UK ISP TalkTalk is reeling once again after it emerged that three call centre workers in India were arrested on suspicion of using customer data to commit fraud.
TalkTalk claimed in a statement on Wednesday that it has been working with outsourcer Wipro and local police in Kolkata following a “forensic review” it launched after the October 2015 data breach.
“Acting on information supplied by TalkTalk, the local Police have arrested three individuals who have breached our policies and the terms of our contract with Wipro. We are also reviewing our relationship with Wipro.
We are determined to identify and deal effectively with these issues and we will continue to devote significant resource to keeping our customers’ data safe. Data theft and scams are a growing issue affecting all businesses and they are notoriously difficult to investigate and prosecute. We are pleased that our investigations have yielded results, and will continue to do everything we can to tackle these crimes.”
According to Channel 4, the follow-up scams defrauded customers to the tune of thousands of pounds.
Eset security specialist Mark James warned that an element of third party risk is an unavoidable consequence of outsourcing.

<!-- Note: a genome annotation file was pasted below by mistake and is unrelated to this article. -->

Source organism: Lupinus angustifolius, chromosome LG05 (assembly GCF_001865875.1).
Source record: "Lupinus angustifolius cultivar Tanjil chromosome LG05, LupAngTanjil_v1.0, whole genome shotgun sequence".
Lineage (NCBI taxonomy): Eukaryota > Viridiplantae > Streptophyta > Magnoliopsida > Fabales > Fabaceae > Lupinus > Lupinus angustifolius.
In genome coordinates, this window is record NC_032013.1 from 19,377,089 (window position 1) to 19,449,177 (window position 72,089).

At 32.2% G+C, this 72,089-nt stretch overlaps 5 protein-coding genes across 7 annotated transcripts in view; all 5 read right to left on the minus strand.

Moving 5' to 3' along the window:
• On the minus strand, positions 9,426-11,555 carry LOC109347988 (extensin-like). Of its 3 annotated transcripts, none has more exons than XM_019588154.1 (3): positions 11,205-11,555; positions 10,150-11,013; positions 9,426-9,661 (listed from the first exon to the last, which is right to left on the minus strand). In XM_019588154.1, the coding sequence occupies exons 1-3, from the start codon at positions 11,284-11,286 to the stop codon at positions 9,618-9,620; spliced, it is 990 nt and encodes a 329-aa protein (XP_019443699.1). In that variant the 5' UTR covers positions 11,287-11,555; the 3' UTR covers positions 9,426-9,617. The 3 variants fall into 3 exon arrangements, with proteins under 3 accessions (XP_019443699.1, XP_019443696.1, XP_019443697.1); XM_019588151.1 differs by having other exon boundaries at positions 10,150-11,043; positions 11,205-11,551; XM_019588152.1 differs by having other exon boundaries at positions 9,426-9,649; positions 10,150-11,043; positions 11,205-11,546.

“Some are good of course, some work out, but let’s be honest, far too many get a bad name and actually damage our relationship with the supplier,” he told Infosecurity.
“All you can do is set your expectations, lay your ground rules and hope they abide by them. Sadly when things go wrong we don’t look and blame the call centre, it’s the first line supplier that takes the blunt end of the blame stick, and rightly so.”
It’s not just Indian outsourcing firms that can present a risk to their client companies.
In March last year Natwest employee Matthew Parkhouse was jailed after tricking customers into divulging their card details over the phone and then making tens of thousands of pounds worth of payments into his account.
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